Soon, the entire town gathers at the train station in excitement to wait for the lovely and beautiful Claire Zachanassian, Gullen’s most famous daughter and multimillionaire. So far, the play is easy to follow, but also mysterious when Ms. Zachanassian’s entourage brings out her baggage- a sedan chair, a black panther and the most unusual, a coffin.

Slowly, one by one, the audience begins to get a feel of each character individually and what brought them all to the town of Gullen. The long lost secret of Gullen begins to unravel not only the town, but also the audience.

This dark tragic comedy is somewhat a puzzler, but it is the key that makes the mystery so enchanting. The entire cast of eighteen blew the audience away, each with their essences with their personal touch to their character. You feel as if you are just another townie going along with the play as the story unfolds itself.

No matter what scenario it is, the Drama Department always makes you feel just at home with their visit.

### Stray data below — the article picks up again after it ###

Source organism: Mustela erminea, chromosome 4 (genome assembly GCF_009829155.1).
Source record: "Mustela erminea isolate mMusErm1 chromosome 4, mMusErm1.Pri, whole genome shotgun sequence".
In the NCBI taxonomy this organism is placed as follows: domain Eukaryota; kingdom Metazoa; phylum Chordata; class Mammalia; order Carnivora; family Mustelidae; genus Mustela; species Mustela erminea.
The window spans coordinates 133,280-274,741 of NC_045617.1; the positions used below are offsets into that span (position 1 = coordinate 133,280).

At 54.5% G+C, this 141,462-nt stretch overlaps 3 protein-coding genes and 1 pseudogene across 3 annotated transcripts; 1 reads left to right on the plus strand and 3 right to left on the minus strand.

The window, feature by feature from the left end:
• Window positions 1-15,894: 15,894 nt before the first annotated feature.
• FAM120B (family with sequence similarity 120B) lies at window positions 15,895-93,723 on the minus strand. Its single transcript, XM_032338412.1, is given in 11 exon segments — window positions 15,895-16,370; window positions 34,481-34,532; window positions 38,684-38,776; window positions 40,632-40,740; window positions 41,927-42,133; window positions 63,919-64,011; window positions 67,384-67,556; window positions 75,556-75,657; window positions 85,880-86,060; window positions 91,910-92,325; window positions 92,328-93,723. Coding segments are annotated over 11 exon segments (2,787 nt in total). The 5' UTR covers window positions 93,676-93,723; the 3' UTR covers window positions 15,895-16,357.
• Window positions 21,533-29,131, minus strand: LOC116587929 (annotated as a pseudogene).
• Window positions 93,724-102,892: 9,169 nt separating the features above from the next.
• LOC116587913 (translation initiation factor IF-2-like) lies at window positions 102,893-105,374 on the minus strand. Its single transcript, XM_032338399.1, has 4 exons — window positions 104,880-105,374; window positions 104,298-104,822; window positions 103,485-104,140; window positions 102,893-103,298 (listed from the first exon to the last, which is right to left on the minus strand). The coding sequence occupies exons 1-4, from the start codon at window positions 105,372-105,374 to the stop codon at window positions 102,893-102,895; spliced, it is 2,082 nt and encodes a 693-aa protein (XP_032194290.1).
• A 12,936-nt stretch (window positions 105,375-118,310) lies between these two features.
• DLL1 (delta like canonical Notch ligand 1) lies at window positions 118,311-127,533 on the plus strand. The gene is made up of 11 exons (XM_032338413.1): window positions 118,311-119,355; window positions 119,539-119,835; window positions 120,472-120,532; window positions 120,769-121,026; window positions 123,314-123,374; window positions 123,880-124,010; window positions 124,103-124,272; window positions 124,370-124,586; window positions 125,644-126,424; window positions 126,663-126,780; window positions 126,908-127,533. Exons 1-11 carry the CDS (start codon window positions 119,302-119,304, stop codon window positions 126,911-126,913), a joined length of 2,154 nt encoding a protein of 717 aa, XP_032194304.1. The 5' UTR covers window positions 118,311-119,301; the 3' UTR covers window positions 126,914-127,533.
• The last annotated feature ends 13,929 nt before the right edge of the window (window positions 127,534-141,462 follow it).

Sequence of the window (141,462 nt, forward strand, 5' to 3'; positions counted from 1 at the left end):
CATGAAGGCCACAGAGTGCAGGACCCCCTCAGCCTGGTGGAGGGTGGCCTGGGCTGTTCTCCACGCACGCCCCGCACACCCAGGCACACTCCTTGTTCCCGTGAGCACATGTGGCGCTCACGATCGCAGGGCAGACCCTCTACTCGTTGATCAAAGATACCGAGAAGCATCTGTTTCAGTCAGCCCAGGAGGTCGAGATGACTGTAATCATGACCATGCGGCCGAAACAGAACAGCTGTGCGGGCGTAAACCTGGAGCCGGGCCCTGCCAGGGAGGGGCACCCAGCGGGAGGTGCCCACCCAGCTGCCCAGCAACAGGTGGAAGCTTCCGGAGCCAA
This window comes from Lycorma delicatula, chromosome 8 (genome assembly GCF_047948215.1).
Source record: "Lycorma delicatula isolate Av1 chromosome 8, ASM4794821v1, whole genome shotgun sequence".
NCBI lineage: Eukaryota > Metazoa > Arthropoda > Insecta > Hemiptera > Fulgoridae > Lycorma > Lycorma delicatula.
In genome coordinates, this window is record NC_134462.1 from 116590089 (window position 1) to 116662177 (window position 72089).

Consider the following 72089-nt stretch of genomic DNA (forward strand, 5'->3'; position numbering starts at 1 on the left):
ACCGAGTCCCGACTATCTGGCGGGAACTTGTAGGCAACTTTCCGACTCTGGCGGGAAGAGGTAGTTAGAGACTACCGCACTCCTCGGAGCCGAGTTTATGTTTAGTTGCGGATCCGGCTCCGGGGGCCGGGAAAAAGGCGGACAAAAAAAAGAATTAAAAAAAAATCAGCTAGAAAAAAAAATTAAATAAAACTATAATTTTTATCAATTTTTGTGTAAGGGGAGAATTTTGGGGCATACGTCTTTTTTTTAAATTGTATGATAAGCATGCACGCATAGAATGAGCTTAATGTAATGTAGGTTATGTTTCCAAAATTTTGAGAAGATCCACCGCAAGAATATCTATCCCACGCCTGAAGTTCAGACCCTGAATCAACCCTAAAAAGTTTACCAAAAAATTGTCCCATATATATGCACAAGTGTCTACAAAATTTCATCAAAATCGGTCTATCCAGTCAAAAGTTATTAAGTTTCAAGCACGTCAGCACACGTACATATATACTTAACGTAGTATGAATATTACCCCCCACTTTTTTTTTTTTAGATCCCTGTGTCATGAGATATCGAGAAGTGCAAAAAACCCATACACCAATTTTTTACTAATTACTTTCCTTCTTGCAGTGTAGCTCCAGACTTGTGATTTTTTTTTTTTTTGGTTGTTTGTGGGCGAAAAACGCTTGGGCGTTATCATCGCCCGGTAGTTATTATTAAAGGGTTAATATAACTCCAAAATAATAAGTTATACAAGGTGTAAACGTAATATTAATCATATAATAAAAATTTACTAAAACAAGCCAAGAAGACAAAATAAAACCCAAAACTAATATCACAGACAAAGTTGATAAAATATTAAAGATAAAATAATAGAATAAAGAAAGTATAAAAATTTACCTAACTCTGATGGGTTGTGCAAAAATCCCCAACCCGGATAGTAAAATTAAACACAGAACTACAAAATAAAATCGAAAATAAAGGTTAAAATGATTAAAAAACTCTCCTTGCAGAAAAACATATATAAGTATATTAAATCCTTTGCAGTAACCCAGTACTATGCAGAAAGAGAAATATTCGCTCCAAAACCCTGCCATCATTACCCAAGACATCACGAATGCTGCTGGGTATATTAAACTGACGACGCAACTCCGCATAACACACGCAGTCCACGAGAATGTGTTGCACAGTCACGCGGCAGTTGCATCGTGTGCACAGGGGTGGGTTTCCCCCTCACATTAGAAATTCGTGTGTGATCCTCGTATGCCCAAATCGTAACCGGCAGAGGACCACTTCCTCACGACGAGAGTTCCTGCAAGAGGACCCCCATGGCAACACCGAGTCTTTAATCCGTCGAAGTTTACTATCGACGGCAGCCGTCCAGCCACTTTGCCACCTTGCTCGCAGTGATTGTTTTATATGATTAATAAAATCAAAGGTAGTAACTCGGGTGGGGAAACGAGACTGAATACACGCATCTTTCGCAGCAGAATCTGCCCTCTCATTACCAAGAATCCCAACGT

by Kathy Dinh

L is for Glee

High School Musical, move out of the way, and make room for Glee!

Glee is a brand new tv series that incorporates musical numbers in every episode. This comedy/musical has captured the hearts of many, with well over seven million views in the U.S. to date.

But these hardcore “gleeks” (or glee fanatics) have nothing to be ashamed of. We’ve watched every single episode of Glee so far, and it has ceased to amaze us.

Glee is about a regular high school with an unusual choir group called “New Directions.” All members in the group have a very unique character, even with their typical stereotypes. This includes a dumb jock, an overachiever, a pregnant cheerleader, a gay teen, a disabled teen, and a mix of cultural diversities.